It’s almost as if the speakers buy into the “if you get hurt, you are disabled” trope.

To be fair, I very much doubt they do.  But no one spoke meaningfully about what causes disability, the primary cost driver in the system.  Glenn Pransky MD PhD should have been on the panel; his absence was an unfortunate and glaring oversight. As the nation’s leading authority on disability in workers’ compensation, Glenn absolutely should have been involved (disclosure, I consider Glenn a friend and colleague).

Equally unfortunate was the absence of any substantive consideration of the role of medical care in the work comp system.   In the very few minutes Franklin had, he focused on an otherwise-ignored topic – the primary importance of medical care to workers comp patients and the system as a whole.  

Perhaps most notable were Dr Franklin’s statements about the generally poor quality of medical care delivered to work comp patients; paraphrasing here, he said “workers’ comp medical care is about the worst in the country”, citing rampant overuse of opioids and lumbar fusion as two examples.  Dr Franklin also noted a disappointing lack of medical leadership in many payer organizations.

Does your TPA or insurer have a full-time Medical Director who sets medical policy?

Most striking was his statement that work comp patients in Washington were dying due to opioids, a system-inflicted tragedy L&I attacked immediately – and successfully. There was no follow-up, no discussion of lessons learned, not even an acknowledgement that this is horrific, a catastrophe caused by lousy medical care that is absolutely happening in the other 49 states.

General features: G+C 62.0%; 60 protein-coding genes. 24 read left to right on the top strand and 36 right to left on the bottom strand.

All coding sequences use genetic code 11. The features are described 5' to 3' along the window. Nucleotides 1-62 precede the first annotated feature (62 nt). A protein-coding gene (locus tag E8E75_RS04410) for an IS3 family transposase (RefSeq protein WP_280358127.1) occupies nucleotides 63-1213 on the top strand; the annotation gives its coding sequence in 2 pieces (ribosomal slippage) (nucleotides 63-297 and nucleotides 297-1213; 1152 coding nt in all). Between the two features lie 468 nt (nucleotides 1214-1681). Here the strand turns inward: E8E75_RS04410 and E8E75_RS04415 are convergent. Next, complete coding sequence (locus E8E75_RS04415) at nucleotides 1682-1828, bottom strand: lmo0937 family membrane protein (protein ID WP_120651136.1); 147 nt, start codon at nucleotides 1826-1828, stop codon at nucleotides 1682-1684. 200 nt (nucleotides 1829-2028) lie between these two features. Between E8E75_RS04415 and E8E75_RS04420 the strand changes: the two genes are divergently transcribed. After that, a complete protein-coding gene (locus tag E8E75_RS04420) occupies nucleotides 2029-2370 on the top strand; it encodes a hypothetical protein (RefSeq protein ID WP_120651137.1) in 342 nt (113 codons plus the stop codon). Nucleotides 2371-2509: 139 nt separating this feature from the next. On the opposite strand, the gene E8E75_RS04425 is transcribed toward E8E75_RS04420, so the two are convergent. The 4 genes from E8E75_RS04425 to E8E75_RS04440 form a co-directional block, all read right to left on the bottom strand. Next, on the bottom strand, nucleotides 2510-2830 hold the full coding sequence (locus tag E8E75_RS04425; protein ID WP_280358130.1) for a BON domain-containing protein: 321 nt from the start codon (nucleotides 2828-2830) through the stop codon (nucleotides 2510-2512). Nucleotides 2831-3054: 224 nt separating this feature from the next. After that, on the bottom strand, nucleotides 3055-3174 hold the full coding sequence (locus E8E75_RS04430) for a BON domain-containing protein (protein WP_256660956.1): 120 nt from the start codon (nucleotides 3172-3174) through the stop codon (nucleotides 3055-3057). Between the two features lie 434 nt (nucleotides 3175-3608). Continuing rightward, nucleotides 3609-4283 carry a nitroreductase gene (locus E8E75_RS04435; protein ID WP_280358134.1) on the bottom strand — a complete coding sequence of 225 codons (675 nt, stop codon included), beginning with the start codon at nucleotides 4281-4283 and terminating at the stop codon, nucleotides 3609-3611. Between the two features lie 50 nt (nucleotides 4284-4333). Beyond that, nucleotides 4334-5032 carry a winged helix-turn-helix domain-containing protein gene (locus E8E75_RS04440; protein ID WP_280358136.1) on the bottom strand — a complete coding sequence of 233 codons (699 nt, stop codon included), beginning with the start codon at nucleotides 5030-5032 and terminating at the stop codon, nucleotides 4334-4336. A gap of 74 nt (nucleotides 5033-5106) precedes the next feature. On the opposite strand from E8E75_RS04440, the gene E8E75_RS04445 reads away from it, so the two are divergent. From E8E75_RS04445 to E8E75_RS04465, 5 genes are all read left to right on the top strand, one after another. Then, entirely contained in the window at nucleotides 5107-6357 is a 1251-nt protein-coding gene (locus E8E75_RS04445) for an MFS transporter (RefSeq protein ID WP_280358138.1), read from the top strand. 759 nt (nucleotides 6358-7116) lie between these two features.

Nope, the panel talked about the need for a new Commission, more research, more study.

We do NOT need any more academic studies to prove lousy medical care is disabling and killing workers. Enabled by weak state laws and regulations that don’t require care is driven by evidence-based medical guidelines enforced by strong utilization review, crappy medical providers and crappy medical care are harming patients, extending disability, addicting patients every day.

There’s no question wage adequacy is an important topic that must be addressed, and done so fairly and intelligently.

There’s also no question that the world has changed dramatically since the first National Commission in the early 1970s, and one can’t evaluate today’s work comp system – nor build one that will work for the next fifty years – by doing the same things we did in 1972.

What does this mean for you?

If you don’t tell your story, others will make up stories about you.

6 thoughts on “Takeaways from DOL’s State Workers’ Compensation Report